How to Postpone Fatigue During Long Workouts and Races

how can endurance athletes best postpone their fatigue during their activity

Mature athletes and fitness enthusiasts expect to have good days and bad days. Some mornings you’ll wake up and complete a killer workout and feel absolutely on top of the world. Others, you’ll feel heavy, sluggish, or even weak before you even get halfway through a session. When you’ve got goals and long-term habits, skipping a workout is out of the question. But some days you can find yourself leaving the gym/road/bike feeling defeated rather than victorious.

What gives?  

Sometimes a bad night’s sleep, poor nutrition, or illness can throw you off track during a workout. But if you are healthy, well-rested and fed, and still hitting major fatigue during an endurance workout, there may be a few simple tweaks that can increase your energy and reduce fatigue after a workout (and during). 

Whether you’re a runner, lifter, cyclist, or triathlete, here are 3 evidence-based nutritional strategies and supplements that can take the edge off your fatigue or even banish it altogether. 

#1 Perfect Your Pre-Workout Meal

About 2-3 hours before you train is the right time to consume a solid, nutrient-dense meal. This timing is important as it gives your body enough time to digest your meal and stabilize blood glucose levels. If you eat a meal too close to your workout, you may not be able to burn fat as effectively due to high levels of insulin in your blood (the body’s natural response to regulate blood sugar and cellular energy after eating).  

What should I include in my pre-workout meal?

The exact components of your pre-workout meal should vary depending on the length of your training, what type of exercise you’re doing, your current diet, etc. It is important to experiment and be intuitive to your body’s needs. Everyone is unique and may need to adjust slightly to find what makes them feel their best. 

Your meal should be a calculated blend of protein and carbohydrates.

You want very low amounts of fat to avoid fat-associated energy dips (this happens a couple of hours after digesting a high-fat meal. Not great timing for your workout!). To determine what amount is right for you, use the simple equations below:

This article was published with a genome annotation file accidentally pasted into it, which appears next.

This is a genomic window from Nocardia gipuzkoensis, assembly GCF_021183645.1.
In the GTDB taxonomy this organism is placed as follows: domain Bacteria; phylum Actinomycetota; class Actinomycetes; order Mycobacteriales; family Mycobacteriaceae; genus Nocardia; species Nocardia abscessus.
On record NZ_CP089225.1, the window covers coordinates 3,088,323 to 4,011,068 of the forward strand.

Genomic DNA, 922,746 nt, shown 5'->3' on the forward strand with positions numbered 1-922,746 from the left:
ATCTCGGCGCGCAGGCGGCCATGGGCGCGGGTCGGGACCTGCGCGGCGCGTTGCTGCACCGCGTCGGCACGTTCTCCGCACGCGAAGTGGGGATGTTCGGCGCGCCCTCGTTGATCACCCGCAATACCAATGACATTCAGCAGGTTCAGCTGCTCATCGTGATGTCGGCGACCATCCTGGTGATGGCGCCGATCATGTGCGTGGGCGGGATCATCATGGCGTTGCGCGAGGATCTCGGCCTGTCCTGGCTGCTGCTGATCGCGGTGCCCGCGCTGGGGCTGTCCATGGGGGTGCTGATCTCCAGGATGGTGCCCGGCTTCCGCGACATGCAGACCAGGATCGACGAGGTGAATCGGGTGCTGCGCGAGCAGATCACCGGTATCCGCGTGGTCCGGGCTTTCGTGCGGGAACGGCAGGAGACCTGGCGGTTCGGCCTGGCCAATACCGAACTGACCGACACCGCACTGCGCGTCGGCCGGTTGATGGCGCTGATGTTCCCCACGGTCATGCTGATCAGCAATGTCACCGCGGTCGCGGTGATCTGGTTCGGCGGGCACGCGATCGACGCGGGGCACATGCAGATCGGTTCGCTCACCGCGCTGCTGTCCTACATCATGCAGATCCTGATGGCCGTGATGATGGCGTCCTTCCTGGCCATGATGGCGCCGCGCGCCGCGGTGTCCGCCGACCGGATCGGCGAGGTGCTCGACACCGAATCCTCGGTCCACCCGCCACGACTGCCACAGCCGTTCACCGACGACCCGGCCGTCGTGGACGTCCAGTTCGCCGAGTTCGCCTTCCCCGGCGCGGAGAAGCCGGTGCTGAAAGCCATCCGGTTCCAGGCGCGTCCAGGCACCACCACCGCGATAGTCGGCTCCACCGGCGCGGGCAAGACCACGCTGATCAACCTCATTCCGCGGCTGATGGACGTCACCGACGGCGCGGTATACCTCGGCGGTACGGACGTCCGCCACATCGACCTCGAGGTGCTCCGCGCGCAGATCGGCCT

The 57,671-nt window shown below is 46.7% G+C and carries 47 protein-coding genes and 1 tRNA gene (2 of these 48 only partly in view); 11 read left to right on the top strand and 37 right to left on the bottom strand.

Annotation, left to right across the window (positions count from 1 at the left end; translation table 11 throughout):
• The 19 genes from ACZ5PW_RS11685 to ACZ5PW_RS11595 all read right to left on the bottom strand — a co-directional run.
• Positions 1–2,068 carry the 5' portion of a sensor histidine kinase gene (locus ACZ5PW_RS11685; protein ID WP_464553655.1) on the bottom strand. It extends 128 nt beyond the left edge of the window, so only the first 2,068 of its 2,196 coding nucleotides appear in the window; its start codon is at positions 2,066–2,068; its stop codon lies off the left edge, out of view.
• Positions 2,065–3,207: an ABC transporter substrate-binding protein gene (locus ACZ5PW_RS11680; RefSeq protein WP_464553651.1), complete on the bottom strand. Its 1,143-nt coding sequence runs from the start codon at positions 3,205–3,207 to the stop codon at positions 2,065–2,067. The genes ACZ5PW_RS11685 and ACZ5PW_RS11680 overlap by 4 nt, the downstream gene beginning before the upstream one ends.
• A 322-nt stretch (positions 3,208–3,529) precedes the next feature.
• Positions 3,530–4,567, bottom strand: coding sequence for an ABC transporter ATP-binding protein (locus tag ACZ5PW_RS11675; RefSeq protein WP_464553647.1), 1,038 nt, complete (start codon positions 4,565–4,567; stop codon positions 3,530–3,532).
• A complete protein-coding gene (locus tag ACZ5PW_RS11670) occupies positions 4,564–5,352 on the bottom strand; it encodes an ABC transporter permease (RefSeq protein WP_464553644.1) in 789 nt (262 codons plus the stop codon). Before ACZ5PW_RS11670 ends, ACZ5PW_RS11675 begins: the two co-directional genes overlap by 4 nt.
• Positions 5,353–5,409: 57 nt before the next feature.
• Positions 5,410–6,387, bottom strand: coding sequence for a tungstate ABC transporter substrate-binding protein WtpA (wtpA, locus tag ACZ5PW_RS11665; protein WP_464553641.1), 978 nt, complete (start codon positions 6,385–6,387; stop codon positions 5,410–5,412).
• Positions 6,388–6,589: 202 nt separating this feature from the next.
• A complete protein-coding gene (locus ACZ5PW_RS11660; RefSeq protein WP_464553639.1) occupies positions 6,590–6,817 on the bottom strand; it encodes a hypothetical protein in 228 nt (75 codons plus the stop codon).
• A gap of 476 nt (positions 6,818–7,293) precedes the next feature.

• Protein - Your weight in lbs ÷ 2.2 × .15 grams/.25 grams= low range/high range for protein 
  • Carbohydrates - Your weight in lbs ÷ 2.2 × .25 grams/1 gram= low range/high range for carbohydrates

Generally, if you are going to be doing a heavier/longer workout, you’ll want to consume your higher range for protein/carbs. If you’re doing a lighter/shorter workout you can eat towards your lower range. You may need to experiment a little to find what feels best and helps you feel optimal during and after your workout.  

Best sources of pre-workout protein

Consuming protein that is high in tyrosine with a balance of other essential amino acids will help to strengthen your workout and battle fatigue after a workout. To avoid high fat, choose lean meats or low-fat plant sources. 

Here are the top sources of lean, high-tyrosine protein:

  • Chicken breast
  • Egg whites
  • Cottage cheese
  • Tuna
  • Cod
  • Turkey
  • Beef
  • Bison
  • Elk

Best sources of pre-workout carbs

The best pre-workout carbs are low-fiber, digest slowly, and are high in amylose (resistant starch).

It may seem odd to recommend a low-fiber carb, but too much fiber before a workout can cause digestive upset and discomfort. Amylose is a “resistant starch” that digests more slowly (resists digestion) which helps to keep your blood sugars steady. This is essentially the opposite of amylopectin (a fast-digesting starch) which causes a big sugar spike and resulting energy “crash” before and/or during your workout. 

Mastering carbohydrates can take some practice, as they are relatively complex. The makeup of each carb type is different and can influence your energy differently. For example, a red sweet potato has 32% amylose (slow-digesting starch) whereas a white potato only has 20%. 

Here are the top sources of slow-digesting, low-fiber carbohydrates:

  • Bananas
  • Whole grains, especially uncooked oats, rye, barley, and wheat
  • Puffed wheat cereal
  • Muesli
  • Corn tortillas
  • Red sweet potatoes 
  • Cooked yams 
  • White beans
  • Lentils

Don’t forget to hydrate